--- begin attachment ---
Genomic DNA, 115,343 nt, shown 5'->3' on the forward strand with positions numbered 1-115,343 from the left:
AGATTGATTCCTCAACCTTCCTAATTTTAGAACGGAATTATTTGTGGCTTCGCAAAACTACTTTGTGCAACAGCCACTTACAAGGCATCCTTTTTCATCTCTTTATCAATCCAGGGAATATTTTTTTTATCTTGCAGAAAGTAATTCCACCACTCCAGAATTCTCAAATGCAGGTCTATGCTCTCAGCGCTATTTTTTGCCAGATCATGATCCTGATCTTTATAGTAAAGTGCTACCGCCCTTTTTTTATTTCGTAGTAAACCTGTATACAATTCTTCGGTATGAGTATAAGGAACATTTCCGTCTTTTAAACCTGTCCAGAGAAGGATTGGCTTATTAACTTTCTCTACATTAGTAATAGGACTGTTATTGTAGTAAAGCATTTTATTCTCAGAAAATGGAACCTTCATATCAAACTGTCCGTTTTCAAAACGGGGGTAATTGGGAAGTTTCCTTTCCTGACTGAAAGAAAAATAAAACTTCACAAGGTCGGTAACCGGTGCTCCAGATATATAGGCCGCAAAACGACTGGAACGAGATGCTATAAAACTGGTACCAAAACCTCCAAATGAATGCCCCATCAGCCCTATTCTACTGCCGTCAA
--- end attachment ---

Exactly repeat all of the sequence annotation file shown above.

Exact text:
Genomic DNA, 115,343 nt, shown 5'->3' on the forward strand with positions numbered 1-115,343 from the left:
AGATTGATTCCTCAACCTTCCTAATTTTAGAACGGAATTATTTGTGGCTTCGCAAAACTACTTTGTGCAACAGCCACTTACAAGGCATCCTTTTTCATCTCTTTATCAATCCAGGGAATATTTTTTTTATCTTGCAGAAAGTAATTCCACCACTCCAGAATTCTCAAATGCAGGTCTATGCTCTCAGCGCTATTTTTTGCCAGATCATGATCCTGATCTTTATAGTAAAGTGCTACCGCCCTTTTTTTATTTCGTAGTAAACCTGTATACAATTCTTCGGTATGAGTATAAGGAACATTTCCGTCTTTTAAACCTGTCCAGAGAAGGATTGGCTTATTAACTTTCTCTACATTAGTAATAGGACTGTTATTGTAGTAAAGCATTTTATTCTCAGAAAATGGAACCTTCATATCAAACTGTCCGTTTTCAAAACGGGGGTAATTGGGAAGTTTCCTTTCCTGACTGAAAGAAAAATAAAACTTCACAAGGTCGGTAACCGGTGCTCCAGATATATAGGCCGCAAAACGACTGGAACGAGATGCTATAAAACTGGTACCAAAACCTCCAAATGAATGCCCCATCAGCCCTATTCTACTGCCGTCAA